A. No. She didn’t get it. Just didn’t get it. It was too far [out] and it was threatening, I’m sure. In other words, she knew really well that this kind of thing was pulling me away from her and her life — it had taken me away to California — and that I was meeting the kind of people she would never meet. I was living a life that was not at all like hers, not like a straight, middle-class existence. And on some level I think she resented that, and she also felt that she didn’t know me as well — couldn’t know me. That’s just the way she was. My mother was very easily put off and defensive.
Q. You’ve talked about her needing to be the center of attention.
A. I don’t think she would have said she needed to be the center of attention, but she always wound up being the center of attention. She didn’t perform or clown or anything like that, but she needed babying all the time.
Q. Do you think your success stole some of her thunder?
A. Yeah, that’s true. It was threatening. And my mother was a great one for, “Who are you to think that you can do this?” Or, “Who are you to do that?” Her whole idea was that we should just be happy with what we’ve got — not that she was ever happy — and not to put on airs, not to think too much of yourself. That was anathema to her. For example, when my sister-in-law was 25, she died of a brain aneurysm. She was going to graduate school for psychology at the University of Maryland. So I called my mother and told her [the news], and she said, “You see, David? She was too smart.”
Q. Did you have to learn how to be ambitious after growing up in an environment like that? How to tout yourself?
A. Oh, yeah. I was never good at it. I was told you should never talk about yourself. Never, ever say anything, except “please” and “thank you.” But I guess it made me ambitious, to want to do better than that.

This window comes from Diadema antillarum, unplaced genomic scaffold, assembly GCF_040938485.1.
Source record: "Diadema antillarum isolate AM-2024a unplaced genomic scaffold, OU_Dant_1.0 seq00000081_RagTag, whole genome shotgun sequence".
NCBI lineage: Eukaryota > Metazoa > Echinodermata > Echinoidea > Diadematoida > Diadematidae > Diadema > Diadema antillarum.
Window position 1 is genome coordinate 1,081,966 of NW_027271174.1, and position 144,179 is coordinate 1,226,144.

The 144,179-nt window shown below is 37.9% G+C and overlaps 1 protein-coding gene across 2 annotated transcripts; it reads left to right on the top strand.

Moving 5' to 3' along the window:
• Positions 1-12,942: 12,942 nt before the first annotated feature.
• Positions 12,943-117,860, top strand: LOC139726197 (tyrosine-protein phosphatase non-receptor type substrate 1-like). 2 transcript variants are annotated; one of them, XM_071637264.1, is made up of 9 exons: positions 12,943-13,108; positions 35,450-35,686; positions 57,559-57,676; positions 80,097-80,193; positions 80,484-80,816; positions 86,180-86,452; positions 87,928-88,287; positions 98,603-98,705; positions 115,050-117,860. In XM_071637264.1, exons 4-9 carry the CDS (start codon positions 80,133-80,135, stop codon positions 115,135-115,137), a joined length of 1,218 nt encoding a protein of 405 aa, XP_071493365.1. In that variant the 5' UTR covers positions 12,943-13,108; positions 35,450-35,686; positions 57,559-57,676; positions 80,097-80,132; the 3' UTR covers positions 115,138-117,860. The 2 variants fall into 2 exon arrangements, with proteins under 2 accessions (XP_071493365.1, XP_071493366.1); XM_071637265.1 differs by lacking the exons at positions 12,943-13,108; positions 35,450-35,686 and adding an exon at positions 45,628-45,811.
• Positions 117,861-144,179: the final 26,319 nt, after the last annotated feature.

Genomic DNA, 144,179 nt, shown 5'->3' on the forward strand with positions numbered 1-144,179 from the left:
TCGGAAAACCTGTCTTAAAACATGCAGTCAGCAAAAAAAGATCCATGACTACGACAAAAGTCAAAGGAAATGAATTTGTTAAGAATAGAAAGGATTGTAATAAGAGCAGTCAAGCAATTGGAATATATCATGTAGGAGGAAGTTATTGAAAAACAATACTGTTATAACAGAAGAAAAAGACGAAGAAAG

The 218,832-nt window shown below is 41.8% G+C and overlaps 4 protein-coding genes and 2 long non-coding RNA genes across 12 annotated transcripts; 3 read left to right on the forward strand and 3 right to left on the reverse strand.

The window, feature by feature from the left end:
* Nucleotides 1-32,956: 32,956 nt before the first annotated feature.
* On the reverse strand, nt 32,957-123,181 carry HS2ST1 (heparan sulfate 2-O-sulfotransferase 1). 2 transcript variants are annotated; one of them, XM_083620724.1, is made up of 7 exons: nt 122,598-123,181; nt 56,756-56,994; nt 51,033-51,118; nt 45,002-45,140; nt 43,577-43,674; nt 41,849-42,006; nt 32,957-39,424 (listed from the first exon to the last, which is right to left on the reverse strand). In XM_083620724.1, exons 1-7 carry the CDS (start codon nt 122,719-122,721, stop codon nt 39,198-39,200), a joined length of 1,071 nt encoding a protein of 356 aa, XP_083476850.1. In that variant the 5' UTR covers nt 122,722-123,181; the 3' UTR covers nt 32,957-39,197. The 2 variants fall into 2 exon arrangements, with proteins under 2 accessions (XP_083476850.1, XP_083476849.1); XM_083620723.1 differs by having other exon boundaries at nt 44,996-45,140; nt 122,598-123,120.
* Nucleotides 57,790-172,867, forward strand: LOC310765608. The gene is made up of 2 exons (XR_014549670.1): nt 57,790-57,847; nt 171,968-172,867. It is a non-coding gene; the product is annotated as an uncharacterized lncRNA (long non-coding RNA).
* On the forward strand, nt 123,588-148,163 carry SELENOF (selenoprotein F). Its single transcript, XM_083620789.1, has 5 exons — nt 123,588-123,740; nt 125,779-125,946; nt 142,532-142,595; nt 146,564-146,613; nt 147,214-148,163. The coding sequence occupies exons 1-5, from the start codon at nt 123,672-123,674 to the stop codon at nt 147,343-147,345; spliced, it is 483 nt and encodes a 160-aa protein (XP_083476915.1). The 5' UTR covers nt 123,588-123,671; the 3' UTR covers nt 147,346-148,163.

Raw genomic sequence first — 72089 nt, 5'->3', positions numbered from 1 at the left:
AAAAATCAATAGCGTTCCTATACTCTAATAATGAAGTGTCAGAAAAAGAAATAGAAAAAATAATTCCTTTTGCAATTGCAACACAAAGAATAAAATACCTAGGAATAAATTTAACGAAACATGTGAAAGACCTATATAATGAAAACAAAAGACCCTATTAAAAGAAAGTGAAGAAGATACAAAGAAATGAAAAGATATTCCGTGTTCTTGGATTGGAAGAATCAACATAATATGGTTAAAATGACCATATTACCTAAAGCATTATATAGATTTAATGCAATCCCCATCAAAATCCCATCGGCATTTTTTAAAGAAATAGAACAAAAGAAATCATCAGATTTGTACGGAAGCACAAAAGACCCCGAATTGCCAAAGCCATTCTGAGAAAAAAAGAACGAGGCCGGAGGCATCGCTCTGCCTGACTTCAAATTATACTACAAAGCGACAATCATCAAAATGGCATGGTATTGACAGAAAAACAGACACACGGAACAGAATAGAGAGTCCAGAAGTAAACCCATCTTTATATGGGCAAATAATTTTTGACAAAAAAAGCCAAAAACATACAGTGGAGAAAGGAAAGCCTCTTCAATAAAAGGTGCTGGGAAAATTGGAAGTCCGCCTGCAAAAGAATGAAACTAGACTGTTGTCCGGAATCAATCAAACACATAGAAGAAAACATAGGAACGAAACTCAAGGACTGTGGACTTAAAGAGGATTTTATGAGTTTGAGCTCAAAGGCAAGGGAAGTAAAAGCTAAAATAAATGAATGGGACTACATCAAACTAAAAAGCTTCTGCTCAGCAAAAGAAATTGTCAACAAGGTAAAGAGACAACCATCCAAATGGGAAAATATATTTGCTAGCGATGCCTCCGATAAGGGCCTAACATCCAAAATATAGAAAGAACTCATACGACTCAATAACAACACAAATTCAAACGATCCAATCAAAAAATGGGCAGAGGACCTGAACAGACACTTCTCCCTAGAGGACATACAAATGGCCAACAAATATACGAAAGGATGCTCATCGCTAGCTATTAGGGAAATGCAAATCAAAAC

Q. That’s a big psychological hump for a kid to get over.
A. One of the key moments in the film is something that actually happened to me when I was playing in my band, and we were going to make this demo record. And we were each going to take turns doing a song. And so my friend Bobby went first. He picked this Fred Neil song that Lovin’ Spoonful had done, and we practiced and we practiced and we practiced. And he just didn’t have a very good voice. We stopped playing at one point, and it was quiet and I said, “I gotta tell you something: I think I can sing that song better than you.” And as I look back on it, that was my first show business move or moment — actually [saying], “I am better than you at this, and I’m going to take it away from you.” It was a big deal.
Q. Do you still play the drums?
A. No, not at all. I inherited a set of drums when “The Sopranos” was over, but I never played them. The kid in the show, Anthony Jr., played drums for a while, so I got those.
Q. A lot of the dialogue you write seems very musical. Is that partly an effect of your early musical training?
A. Maybe so. I was saying to somebody this morning that I think I learned as much about filmmaking from playing the drums as I did from going to film school — just rhythm and peaks and valleys and explosions of energy and then periods of quiet. I look at it as kind of a rhythmic thing.
Q. Have you done anything musical in recent years, even karaoke?
A. I freeze up at karaoke. This was recently, and I got hyper-competitive. My daughter, my assistant, my wife and some other people went out to karaoke. My daughter loves it. And my assistant got up, and he was really good at it, and that made me shut down, ’cause I couldn’t dominate it. And so I didn’t want to do anything.